What kind of gear did you use – not just for the editing and recording, but also for the actual instrumentation?

KM: I use Ableton Live for writing, and even for recording – I recorded my vocals in Live, too. As far as real keyboards, my only real-world keyboard is a Moog Voyager, which I overused on this album because it’s so much fun. [Laughs]

Jim Matheos: For recording, I’m using ProTools [and] a FocusRite Saffire PRO 40 [preamp]. I run everything through that, whether it be the guitars or the keyboards. For guitars, I’d say 90 percent of them are Paul Reed Smith. I got a new hollowbody from them for this record, so I used that a lot on it. It’s got a nice full sound without being overly compressed or saturated, so that’s a lot of the sound of this record. Usually for recording the guitars, I’ll do four or five tracks and I mix all the sounds, so there’s a lot of real amp in there – mostly Mesa Boogie – and layer in some SansAmp on top of it. There’s really no one set way; it’s all experimental for each song. Not just do we want to have a cool song, but a lot of it has to come down to sounds, so we try to get interesting sounds for each songs. We don’t want them to sound the same on every song.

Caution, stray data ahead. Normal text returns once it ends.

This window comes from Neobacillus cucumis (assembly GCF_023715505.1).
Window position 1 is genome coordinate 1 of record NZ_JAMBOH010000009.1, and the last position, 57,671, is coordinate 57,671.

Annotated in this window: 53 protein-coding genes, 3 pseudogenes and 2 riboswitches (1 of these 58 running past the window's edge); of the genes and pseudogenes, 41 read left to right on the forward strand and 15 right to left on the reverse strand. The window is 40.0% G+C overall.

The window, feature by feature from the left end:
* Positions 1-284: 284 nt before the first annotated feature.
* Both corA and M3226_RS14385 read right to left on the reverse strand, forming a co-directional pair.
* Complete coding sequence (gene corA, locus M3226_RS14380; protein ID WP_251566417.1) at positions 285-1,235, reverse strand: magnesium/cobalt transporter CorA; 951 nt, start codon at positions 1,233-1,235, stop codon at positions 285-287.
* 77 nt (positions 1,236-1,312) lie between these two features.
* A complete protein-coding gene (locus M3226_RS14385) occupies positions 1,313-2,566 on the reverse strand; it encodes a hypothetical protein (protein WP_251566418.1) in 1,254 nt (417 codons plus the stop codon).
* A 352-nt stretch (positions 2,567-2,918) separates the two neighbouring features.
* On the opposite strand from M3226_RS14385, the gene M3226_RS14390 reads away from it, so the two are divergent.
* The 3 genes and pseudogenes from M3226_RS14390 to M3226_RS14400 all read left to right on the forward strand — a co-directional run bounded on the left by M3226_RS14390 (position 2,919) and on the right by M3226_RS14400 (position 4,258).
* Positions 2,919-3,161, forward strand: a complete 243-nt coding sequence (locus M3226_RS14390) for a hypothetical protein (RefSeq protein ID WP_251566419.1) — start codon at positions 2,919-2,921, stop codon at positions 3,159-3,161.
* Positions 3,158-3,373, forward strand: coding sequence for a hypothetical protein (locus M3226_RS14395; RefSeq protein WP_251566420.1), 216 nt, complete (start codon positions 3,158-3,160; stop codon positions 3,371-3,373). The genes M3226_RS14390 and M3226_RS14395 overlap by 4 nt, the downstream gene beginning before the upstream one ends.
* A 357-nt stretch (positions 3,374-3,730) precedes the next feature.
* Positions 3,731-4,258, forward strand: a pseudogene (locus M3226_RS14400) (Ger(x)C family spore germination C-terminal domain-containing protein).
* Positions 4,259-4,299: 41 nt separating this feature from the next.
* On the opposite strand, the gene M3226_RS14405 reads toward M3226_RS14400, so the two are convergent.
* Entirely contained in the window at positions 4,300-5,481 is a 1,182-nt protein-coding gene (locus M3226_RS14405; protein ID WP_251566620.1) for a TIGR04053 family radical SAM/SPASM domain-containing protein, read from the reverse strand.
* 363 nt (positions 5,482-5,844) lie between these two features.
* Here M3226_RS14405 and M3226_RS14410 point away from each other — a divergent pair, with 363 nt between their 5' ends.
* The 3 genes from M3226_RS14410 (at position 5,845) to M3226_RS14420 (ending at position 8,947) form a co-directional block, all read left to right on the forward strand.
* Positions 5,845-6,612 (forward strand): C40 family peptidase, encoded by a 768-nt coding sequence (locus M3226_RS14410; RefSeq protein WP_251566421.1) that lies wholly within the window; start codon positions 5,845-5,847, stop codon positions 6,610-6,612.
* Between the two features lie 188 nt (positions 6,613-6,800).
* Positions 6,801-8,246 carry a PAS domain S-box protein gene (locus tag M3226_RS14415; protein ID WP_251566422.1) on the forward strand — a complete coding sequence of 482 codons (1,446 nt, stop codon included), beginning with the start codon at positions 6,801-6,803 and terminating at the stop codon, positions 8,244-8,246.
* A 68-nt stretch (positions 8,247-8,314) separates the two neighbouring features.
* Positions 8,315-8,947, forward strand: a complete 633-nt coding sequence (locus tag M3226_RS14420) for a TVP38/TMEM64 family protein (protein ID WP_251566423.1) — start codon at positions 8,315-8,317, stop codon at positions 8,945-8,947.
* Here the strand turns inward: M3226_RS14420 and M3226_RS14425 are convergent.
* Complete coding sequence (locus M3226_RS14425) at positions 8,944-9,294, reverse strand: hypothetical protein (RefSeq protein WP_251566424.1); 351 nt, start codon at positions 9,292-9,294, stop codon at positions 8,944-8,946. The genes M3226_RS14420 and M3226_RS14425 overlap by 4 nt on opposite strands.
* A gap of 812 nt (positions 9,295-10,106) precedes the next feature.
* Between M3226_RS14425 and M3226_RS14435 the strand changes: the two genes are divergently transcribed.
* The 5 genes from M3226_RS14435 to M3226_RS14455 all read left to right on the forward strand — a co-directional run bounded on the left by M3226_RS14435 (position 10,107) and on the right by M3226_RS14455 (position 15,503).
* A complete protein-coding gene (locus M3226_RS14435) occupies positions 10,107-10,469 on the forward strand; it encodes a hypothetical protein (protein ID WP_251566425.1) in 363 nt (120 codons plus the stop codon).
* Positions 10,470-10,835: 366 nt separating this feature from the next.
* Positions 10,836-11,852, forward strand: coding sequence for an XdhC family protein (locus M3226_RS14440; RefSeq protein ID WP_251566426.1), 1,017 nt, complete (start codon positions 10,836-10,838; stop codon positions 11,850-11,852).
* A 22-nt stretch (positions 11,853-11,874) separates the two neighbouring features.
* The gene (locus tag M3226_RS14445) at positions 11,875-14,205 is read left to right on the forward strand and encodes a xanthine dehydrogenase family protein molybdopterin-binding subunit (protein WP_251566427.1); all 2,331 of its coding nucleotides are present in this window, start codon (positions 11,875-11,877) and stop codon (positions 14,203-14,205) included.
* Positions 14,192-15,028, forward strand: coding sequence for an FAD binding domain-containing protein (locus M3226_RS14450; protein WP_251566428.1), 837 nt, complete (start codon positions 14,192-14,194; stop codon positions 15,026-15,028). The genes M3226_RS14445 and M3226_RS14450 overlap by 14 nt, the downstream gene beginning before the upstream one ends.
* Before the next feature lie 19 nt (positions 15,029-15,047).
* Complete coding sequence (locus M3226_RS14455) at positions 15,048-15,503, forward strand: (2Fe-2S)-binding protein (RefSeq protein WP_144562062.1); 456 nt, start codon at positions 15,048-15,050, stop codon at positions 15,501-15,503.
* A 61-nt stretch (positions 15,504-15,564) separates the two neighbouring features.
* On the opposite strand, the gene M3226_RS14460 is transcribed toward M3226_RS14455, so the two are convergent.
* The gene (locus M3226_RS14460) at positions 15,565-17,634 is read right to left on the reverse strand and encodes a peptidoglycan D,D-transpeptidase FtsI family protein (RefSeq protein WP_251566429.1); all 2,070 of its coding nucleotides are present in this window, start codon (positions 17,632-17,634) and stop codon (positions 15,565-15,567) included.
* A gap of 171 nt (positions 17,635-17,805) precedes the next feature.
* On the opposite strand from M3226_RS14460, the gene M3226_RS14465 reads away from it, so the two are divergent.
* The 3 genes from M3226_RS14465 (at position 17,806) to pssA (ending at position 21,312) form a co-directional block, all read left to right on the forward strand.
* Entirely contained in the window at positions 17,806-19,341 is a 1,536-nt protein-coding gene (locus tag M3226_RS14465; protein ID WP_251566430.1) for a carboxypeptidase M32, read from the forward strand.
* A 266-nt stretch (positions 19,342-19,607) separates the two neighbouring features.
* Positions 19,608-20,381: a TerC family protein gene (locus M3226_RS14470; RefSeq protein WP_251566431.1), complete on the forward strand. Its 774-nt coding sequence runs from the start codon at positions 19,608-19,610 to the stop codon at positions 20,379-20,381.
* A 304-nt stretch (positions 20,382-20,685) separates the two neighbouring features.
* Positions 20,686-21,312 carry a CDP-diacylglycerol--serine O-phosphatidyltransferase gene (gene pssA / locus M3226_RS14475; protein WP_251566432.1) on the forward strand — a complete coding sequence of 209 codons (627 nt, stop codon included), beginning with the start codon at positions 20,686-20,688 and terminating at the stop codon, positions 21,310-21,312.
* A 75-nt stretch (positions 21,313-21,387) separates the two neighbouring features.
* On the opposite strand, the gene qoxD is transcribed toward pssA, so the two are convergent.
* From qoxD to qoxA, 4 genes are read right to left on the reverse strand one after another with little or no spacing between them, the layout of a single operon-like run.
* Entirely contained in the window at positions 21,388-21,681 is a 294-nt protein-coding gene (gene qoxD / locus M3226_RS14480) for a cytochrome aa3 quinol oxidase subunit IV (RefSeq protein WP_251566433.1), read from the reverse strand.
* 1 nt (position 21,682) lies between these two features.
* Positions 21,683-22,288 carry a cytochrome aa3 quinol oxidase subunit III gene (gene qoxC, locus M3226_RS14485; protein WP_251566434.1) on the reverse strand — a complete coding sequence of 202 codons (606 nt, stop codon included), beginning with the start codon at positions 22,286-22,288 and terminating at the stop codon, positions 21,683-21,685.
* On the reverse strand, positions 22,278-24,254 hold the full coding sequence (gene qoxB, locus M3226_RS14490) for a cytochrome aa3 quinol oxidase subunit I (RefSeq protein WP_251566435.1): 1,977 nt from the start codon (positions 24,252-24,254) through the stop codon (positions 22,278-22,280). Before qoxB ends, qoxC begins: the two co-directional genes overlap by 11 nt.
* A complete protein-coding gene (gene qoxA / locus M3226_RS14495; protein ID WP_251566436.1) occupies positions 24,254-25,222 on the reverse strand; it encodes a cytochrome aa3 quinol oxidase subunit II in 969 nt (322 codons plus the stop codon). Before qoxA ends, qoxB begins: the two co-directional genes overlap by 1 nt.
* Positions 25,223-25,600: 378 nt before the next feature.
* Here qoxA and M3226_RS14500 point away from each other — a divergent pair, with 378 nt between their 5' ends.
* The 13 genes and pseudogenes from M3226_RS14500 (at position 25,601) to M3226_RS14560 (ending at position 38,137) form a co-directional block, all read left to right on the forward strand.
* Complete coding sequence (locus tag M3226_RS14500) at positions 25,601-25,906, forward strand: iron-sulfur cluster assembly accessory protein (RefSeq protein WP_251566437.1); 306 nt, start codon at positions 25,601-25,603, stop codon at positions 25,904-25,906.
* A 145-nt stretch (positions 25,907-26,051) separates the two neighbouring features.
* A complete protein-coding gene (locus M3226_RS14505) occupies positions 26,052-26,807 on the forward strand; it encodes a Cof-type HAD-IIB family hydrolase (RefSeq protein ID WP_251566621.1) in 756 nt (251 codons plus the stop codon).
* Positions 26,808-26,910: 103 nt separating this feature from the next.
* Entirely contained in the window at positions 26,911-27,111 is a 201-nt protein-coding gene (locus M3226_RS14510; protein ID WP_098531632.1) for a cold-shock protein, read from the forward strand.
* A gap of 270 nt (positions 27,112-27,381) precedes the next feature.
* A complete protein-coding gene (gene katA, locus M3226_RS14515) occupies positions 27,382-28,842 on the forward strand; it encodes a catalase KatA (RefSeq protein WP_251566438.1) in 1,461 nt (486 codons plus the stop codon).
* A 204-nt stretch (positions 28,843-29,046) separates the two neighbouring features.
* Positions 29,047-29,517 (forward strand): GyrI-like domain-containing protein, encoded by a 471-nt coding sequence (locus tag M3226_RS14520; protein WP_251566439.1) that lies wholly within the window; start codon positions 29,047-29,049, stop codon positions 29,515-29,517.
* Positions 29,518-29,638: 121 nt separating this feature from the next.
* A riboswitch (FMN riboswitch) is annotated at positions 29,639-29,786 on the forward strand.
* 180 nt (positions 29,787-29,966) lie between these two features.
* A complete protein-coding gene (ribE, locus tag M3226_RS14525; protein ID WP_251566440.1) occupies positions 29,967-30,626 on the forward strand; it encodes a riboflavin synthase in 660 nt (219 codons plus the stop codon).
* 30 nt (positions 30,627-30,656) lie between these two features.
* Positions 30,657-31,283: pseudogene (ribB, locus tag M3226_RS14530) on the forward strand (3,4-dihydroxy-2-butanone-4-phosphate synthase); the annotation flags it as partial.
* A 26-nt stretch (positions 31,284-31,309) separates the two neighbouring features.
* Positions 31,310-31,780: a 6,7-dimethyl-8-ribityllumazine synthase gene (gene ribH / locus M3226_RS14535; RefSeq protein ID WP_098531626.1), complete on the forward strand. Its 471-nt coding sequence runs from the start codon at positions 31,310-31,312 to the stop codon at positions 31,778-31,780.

With the first album, you started with the 17-minute track (“The Thing That Never Was”) and cut it up into five smaller songs. Were there any other cases like that where something was broken into other pieces?

JM: I don’t think for OSI I’ve written anything that was very long like that first song. Most have been more concise, especially when I knew that I was writing for OSI. We’ve kind of fallen into a style, so I know where we want to take things. Something like the song “Terminal” from the new record would be an idea where it was completely different when I sent it to him. It was more of a guitar-driven song, and he basically just took one of those guitar chords, asked me to do a couple more chords with the same sound and he assembled the whole thing around that. Or you take something like “False Start,” which is basically the same as when I first did it, except for the vocals and melody lines that he put on it. The rest would be anywhere in between those two.